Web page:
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Page from a 1918 catalog of the E. Ingraham Company of Bristol, Connecticut, now available online through the Internet Archive

For many years now Archives & Special Collections has been working to get more and more of our archival collections online, available to researchers off-campus and across the globe.  One of the ways we are doing this is by participating in the collaborative network of the Internet Archive, which provides access for the general public to historical collections that exist in digital format.  We recently put up a set of product catalogs from the historical records of the E. Ingraham Company, which produced clocks and watches for well over a century in Bristol, Connecticut.

Researchers can access the catalogs directly from this link: and will see catalogs of the clocks and watches sold by the company from 1881 to 1940.  I want to extend my thanks to Tom Koenig, Catalog and Metadata Librarian, for cataloging the items prior to the scanning and to Michael J. Bennett, Digital Projects Librarian, and his assistants Allison Hale and Kathleen Deep, for their expert scanning and work to get the items on the Internet Archive.  This project is a great example of the ways the UConn Libraries staff collaborates on projects and I am grateful for everyone’s efforts.

More information about the E. Ingraham Company, and the historical records that are in Archives & Special Collections, can be found in the finding aid at

Laura Smith, Curator for the Business, Railroad and Labor Collections


Southern New England Telephone Company women’s basketball team, 1927

Come visit the exhibit Workers at Play: Baseball Teams, Basketball Competitions and Company Picnics, this weekend, on Sunday, July 29, between 2 and 4, and meet the exhibits curators Kyle Lynes and Laura Smith!  We’ve had a great response to the exhibit and we’re looking forward to more opportunities to show it off.

Parking on campus is easy on the weekend and all attendees should be able to park near the Dodd Research Center, on Whitney Road or close by.  We’ll have some lovely refreshments, plus the opportunity to see the other exhibits that the UConn Libraries has put up, available in Homer Babbidge Library.  For more information about the summer exhibits please visit at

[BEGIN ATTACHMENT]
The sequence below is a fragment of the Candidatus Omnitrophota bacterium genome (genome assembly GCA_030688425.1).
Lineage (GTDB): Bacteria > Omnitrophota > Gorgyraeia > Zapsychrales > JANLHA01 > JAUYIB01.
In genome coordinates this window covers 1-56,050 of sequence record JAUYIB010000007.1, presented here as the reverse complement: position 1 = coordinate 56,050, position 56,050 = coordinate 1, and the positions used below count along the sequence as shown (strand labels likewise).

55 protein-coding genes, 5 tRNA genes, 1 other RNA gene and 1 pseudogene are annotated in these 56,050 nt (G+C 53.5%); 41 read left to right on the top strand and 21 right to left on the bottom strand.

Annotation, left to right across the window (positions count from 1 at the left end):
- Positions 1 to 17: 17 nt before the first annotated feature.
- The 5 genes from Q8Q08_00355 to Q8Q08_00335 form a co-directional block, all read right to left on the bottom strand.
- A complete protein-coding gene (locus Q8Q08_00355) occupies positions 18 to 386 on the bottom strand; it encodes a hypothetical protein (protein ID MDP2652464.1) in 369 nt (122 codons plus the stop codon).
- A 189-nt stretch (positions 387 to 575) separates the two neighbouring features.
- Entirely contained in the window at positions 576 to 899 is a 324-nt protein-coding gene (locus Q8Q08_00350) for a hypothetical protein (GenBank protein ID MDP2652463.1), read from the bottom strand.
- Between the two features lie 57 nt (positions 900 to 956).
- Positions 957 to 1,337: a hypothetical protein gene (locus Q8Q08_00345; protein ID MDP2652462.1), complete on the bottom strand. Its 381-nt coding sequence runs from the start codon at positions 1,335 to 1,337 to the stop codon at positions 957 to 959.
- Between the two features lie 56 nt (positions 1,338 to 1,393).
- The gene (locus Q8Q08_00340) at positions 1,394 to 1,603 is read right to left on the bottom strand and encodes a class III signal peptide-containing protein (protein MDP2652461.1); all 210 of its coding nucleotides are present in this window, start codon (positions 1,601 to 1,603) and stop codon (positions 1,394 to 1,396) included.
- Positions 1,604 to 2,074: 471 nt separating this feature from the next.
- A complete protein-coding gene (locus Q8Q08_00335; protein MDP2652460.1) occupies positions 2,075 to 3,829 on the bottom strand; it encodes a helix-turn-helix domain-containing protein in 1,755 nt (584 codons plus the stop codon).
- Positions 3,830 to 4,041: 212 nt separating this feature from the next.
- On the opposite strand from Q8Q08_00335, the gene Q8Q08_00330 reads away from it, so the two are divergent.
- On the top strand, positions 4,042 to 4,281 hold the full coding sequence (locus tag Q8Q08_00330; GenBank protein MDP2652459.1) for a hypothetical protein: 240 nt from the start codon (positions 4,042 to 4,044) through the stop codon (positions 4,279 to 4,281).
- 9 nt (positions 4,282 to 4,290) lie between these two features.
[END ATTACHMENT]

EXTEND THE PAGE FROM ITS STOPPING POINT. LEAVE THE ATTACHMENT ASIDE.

Email me at if you have questions about the reception or about the exhibit.  We’re going to start the traveling schedule soon so let me know if you want your archives, library or school to host it.

Laura Smith, Curator for Business, Railroad and Labor Collections

Winners of a rolling pin throwing contest at a Bristol Brass Company picnic, 1950

An exhibit now in the Dodd Center Gallery — “Workers at Play: Baseball Teams, Basketball Competitions and Company Picnics” — shows photographs from the Connecticut Business History Collections of workers around the state participating on all types of company-sponsored sports teams and enjoying company picnics, parties and outings.  You’ll see photographs of operators from the Southern New England Telephone Company at a beach outing in 1913, workers of the Thermos Company in Norwich enjoying a movie at Christmastime in 1954, and the men’s bowling team of the Hartford Electric Light Company in the 1950s, among many dozens of other fascinating historical images.  Companies represented include the New Haven Railroad, Cheney Brothers Silk Company of Manchester, New Britain Machine Company of New Britain, and Wauregan-Quinebaug Textile Company, all companies for which we hold historical records.

Sports teams and recreational activities were encouraged in companies around the United States in the early to mid-1900s because the companies believed it engendered worker loyalty, reduced worker discontent, and improved productivity.  Employees participated to reduce the monotony of work on the factory floor, to bond with coworkers, and to develop athletic skills for fun and fitness.  It was a win-win situation for all involved!